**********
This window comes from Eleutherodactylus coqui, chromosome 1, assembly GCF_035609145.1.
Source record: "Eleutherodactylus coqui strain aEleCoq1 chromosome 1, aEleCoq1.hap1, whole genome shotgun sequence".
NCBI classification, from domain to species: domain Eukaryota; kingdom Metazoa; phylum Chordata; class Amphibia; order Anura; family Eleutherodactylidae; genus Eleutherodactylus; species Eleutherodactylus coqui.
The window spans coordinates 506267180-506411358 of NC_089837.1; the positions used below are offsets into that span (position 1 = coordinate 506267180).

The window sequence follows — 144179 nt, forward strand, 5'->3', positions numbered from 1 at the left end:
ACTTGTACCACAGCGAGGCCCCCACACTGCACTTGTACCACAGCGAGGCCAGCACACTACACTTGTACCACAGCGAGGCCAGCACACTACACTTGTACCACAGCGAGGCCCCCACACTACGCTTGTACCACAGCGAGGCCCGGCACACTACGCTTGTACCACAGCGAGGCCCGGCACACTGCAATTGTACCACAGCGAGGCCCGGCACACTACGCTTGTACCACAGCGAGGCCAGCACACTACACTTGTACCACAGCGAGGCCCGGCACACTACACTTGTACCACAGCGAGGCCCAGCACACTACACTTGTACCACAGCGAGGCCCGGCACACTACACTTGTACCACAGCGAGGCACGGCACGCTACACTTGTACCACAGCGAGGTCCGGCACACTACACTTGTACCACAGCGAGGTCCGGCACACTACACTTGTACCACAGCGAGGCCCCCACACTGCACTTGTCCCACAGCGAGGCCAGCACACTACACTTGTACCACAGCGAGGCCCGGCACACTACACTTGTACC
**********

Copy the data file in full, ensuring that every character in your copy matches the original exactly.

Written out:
This window comes from Eleutherodactylus coqui, chromosome 1, assembly GCF_035609145.1.
Source record: "Eleutherodactylus coqui strain aEleCoq1 chromosome 1, aEleCoq1.hap1, whole genome shotgun sequence".
NCBI classification, from domain to species: domain Eukaryota; kingdom Metazoa; phylum Chordata; class Amphibia; order Anura; family Eleutherodactylidae; genus Eleutherodactylus; species Eleutherodactylus coqui.
The window spans coordinates 506267180-506411358 of NC_089837.1; the positions used below are offsets into that span (position 1 = coordinate 506267180).

The window sequence follows — 144179 nt, forward strand, 5'->3', positions numbered from 1 at the left end:
ACTTGTACCACAGCGAGGCCCCCACACTGCACTTGTACCACAGCGAGGCCAGCACACTACACTTGTACCACAGCGAGGCCAGCACACTACACTTGTACCACAGCGAGGCCCCCACACTACGCTTGTACCACAGCGAGGCCCGGCACACTACGCTTGTACCACAGCGAGGCCCGGCACACTGCAATTGTACCACAGCGAGGCCCGGCACACTACGCTTGTACCACAGCGAGGCCAGCACACTACACTTGTACCACAGCGAGGCCCGGCACACTACACTTGTACCACAGCGAGGCCCAGCACACTACACTTGTACCACAGCGAGGCCCGGCACACTACACTTGTACCACAGCGAGGCACGGCACGCTACACTTGTACCACAGCGAGGTCCGGCACACTACACTTGTACCACAGCGAGGTCCGGCACACTACACTTGTACCACAGCGAGGCCCCCACACTGCACTTGTCCCACAGCGAGGCCAGCACACTACACTTGTACCACAGCGAGGCCCGGCACACTACACTTGTACC